MR. STROUD: Thank you, Susan, thank you. Everyone give a round of applause for Ms. Power. Thank you. Inspirational, I think that's a great segue. We're going to continue on. We're going to go ahead and post our colors, so if everyone will please rise. Today's color posting is by the Chicago Vocational Academy High School ROTC program, and we'll let them march in. Please, post the colors.

(Whereupon, the colors were presented.)

Okay. If you all will please remain standing. Thank you, color guard, that's one of our premier vocational high schools in the city. We're going to go ahead and present to our, one of our elders from the Kateri Center, to kind of go ahead and open a prayer for us, Sarah Calabaza. I am so sorry.

MS. CALABAZA: This is a prayer, Four Directions prayer we use for our services. And if you would like to could you turn to the east, please?

Great Spirit who comes out of the east, come to us with the power of the east, the light of the rising sun. Let there be light on the path we walk. Let us remember always that you give the gift of a new day, and let us never be burdened with sorrow by not starting over.

And we face the south. Spirit of Creation, send us warm and soothing winds from the south to comfort us and caress us when we are tired and cold. Unfold us as your gentle breezes unfold the leaves on the trees. And as you give to all the earth your warm, moving wind, give to us warmth so that we may grow close to you.

And we face the west. Great Life Giving Spirit, we face the west, the direction of sundown. Let us remember every day that the moment will come when our sun will go down. Never let us forget that we must fade into you. Give us beautiful color. Give us a great sky for setting, so that when it is time to meet you, we come with glory.

And we face the north. Come to us with the power of the north. Make us courageous when the cold winds of life fall upon us. Give us strength and endurance for everything that is harsh, everything that hurts. Let us move through life ready to take what comes from the north.

We look up to the sky. Lift us up to you that our hearts may worship you and come to you in glory. Hold in our memory that you are our creator, greater than we, eager for a good life. Let everything that is in the world lift our minds and our hearts and our lives to you, so that we may come to you always, in truth and in heart, giver of all life we pray to you from the earth, you are able to touch the earth. Help us to remember as we touch the earth that we are little and need your pity. Help us to be thankful for the gift of the earth, and never to walk hurtfully on the world. Bless us with eyes to love what comes from Mother Earth, and teach us how to use well your gifts. Amen and thank you.

MR. STROUD: Thank you, thank you for that prayer. That helps us kind of set the tone for the day, kind of helps us bring into us a little bit more open mind, plus our hearts, plus our spirit, try and keep us focused on what we want to accomplish today. All right, so without further ado we're going to go ahead and start off with, we have some distinguished guests here today. I'll go ahead and introduce our panel that we're going to have up at front, starting to my right hand side, facing you, so, all right, we have Ms. Cara Krantz from the, she's Deputy Chief of Staff for the CPS Board of Education. We'll go ahead and, would you please rise and just wave to the crowd? There you go, all right. And continuing on, we have Ms. Joyce Silverthorne, she is the Director of the Office of Indian Education, Ms. Silverthorne, there you go.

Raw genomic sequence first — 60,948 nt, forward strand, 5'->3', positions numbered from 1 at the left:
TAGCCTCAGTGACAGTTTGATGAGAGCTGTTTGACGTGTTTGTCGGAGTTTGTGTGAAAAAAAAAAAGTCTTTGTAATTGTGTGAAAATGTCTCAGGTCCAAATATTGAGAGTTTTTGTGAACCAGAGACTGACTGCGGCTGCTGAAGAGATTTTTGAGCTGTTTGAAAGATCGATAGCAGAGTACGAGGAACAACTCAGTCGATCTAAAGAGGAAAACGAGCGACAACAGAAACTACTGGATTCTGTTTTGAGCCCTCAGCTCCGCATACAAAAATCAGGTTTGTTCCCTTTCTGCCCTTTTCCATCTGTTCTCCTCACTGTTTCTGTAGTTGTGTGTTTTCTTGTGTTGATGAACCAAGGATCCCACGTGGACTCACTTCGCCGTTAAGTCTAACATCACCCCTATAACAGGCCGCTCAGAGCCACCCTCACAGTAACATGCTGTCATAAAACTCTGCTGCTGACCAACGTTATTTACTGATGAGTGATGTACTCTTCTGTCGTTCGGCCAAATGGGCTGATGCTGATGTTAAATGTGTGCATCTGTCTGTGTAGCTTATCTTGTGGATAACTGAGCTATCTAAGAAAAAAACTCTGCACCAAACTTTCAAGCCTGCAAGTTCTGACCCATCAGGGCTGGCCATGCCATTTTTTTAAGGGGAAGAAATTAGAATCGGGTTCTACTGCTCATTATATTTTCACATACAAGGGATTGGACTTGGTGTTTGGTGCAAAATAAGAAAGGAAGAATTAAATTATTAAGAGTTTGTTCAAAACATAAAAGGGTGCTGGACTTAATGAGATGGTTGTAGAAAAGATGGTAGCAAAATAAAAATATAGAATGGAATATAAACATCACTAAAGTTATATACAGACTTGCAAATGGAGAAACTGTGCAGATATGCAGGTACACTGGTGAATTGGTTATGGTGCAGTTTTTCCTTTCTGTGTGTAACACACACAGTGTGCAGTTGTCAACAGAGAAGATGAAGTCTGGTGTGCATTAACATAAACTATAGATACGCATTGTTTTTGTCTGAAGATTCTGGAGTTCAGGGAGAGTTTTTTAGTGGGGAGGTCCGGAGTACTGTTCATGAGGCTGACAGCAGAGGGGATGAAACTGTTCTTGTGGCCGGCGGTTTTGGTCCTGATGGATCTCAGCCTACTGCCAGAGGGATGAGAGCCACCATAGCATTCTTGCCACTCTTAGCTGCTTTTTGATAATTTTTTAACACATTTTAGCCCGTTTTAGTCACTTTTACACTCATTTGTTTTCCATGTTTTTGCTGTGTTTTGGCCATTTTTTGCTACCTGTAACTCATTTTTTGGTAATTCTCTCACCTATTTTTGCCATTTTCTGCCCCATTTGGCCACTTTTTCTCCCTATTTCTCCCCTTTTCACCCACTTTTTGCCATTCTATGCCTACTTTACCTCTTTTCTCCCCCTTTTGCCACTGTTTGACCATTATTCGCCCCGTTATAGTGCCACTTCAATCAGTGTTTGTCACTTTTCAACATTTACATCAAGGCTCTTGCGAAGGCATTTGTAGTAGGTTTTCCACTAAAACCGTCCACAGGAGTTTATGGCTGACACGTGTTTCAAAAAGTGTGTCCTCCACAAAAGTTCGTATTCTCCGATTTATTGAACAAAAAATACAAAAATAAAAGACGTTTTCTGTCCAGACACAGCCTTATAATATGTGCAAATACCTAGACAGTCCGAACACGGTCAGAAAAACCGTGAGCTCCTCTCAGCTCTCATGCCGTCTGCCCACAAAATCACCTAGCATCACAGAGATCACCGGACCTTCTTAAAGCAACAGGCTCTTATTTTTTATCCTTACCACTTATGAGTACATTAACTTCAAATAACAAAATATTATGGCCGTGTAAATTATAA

And continuing on, we have Mr. William, would you prefer to be called Bill or William?

MR. MENDOZA: Either.

MR. STROUD: He said either or, so Mr. William Mendoza, he's the Executive Director for the White House Initiative on American Indian and Alaskan Native Education.

And continuing on we have Sheila Chalmers, she's the Senior Policy Advisor for the Office of the Lieutenant Governor in the Educational Committee. All right.

On behalf of Chicago, Ms. Silverthorne and Mr. Mendoza, welcome. As a person who's been your transplant for two years, welcome, and if you have any questions, feel free to ask.

So, all right, we're going to go ahead and continue on with our kind of introductions and welcoming remarks. We'll go ahead and go to Mrs. Chalmers over here, and proceed.

MS. CHALMERS: Good morning. I'm Sheila Chalmers-Currin, I'm with the Lieutenant Governor's Office. Sheila Simon has been traveling through Illinois talking with all individuals in regards to education. So I'm here today on a fact-finding mission again, and hoping to gather information to take back to the Lieutenant Governor.

My new best friend is now Susan Power, and of which I'll be contacting her to get some more history, African American history, Indian history, I'll be reaching out to you.

I want to say that the Lieutenant Governor is very focused on education in Illinois, and she understands the importance and value in honoring and sharing the rich cultural heritage as part of a well rounded education.

As you know or may not know, we spent the last year traveling throughout Illinois gathering information regarding education. When you have the opportunity, please go to her website and look at Focus on the Finish. So today what I'll be here to do, today, is gather additional information to take back to the Lieutenant Governor.

Again, thank you for inviting me. I look forward to working with your organization, and I look forward to meeting again with you, Susan. Thank you.

MR. STROUD: All right, thank you. Now we're going to have some remarks from Ms. Krantz.

MS. KRANTZ: Good morning. I'm Cara Krantz and I'm here on behalf of David Vitale who is the Chicago Board of Education's President, and we welcome you. We find this unique and wonderful learning experience to be just what Chicago Public Schools is trying to achieve. And we know that this is vital to help us meet our goal that every child in every school is college and career ready.